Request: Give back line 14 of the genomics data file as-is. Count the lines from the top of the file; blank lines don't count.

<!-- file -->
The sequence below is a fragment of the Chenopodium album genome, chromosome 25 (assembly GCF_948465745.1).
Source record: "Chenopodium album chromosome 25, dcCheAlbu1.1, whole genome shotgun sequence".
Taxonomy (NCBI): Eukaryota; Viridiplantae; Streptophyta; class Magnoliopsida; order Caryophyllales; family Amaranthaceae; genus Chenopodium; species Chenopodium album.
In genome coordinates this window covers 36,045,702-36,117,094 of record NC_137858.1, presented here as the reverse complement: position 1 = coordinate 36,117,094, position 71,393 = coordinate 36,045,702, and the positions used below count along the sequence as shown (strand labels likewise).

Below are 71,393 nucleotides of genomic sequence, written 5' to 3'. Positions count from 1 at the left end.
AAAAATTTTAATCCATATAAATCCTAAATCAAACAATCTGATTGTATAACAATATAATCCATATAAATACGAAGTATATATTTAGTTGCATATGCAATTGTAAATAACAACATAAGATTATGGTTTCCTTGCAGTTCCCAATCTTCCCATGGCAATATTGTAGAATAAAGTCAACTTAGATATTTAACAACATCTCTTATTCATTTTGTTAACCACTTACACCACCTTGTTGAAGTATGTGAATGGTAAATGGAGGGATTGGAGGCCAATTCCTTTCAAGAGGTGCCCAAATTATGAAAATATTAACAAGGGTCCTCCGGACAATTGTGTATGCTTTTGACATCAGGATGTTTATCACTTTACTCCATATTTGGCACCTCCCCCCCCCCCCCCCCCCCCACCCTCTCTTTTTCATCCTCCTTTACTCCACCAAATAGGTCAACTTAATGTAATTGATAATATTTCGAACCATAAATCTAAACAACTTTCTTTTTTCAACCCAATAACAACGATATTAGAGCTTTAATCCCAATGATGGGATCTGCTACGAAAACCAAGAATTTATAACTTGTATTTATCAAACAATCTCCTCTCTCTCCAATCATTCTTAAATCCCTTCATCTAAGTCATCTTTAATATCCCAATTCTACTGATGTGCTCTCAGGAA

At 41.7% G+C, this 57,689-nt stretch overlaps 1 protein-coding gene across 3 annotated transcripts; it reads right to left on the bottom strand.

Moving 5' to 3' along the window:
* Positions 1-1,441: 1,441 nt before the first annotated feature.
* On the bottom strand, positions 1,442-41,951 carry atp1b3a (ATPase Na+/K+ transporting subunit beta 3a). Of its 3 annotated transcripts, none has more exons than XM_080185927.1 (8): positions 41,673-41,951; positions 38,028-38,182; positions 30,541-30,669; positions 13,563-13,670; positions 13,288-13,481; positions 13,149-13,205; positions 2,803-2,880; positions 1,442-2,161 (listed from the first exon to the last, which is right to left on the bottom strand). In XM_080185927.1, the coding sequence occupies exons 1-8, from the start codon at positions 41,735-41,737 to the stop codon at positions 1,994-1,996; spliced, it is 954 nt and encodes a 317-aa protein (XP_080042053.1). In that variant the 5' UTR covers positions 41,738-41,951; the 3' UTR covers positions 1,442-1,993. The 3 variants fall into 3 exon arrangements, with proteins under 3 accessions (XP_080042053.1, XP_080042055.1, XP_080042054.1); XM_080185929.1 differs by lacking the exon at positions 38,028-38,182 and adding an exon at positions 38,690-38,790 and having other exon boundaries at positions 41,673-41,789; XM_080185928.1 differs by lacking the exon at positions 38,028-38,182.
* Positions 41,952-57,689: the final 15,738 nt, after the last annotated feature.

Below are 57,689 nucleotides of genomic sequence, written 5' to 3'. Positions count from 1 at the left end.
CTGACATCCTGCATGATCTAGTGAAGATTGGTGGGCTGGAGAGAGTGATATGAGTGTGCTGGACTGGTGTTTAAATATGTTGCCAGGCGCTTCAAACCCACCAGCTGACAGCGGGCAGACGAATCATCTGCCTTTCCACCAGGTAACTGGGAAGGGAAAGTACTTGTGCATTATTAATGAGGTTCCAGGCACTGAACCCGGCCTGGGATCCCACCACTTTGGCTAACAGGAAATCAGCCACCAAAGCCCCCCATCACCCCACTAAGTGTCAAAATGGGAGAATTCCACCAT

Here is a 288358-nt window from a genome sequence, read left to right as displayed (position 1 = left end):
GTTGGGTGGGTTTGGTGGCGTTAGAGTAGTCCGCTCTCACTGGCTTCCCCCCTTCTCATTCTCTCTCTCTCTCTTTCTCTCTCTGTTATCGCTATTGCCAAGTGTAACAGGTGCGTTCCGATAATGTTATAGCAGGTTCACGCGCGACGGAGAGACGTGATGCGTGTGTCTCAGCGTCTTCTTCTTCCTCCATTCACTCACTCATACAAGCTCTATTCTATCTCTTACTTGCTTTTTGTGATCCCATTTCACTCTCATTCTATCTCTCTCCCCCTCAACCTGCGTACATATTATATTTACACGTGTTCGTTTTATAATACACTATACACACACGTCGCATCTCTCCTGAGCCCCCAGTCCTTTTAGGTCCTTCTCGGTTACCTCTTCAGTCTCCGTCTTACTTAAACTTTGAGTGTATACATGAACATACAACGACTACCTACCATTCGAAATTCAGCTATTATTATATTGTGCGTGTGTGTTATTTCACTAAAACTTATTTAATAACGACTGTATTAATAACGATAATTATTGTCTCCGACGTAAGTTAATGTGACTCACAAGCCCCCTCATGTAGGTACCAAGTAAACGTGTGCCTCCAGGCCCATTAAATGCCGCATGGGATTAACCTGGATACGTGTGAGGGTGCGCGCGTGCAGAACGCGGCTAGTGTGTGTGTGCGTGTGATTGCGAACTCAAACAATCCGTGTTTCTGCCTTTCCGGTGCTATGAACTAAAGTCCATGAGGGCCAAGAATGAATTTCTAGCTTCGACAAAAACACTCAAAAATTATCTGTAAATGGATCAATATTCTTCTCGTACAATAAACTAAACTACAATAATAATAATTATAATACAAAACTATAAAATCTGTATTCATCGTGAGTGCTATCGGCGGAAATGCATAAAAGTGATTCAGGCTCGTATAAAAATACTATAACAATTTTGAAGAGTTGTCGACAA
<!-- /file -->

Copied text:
Here is a 288358-nt window from a genome sequence, read left to right as displayed (position 1 = left end):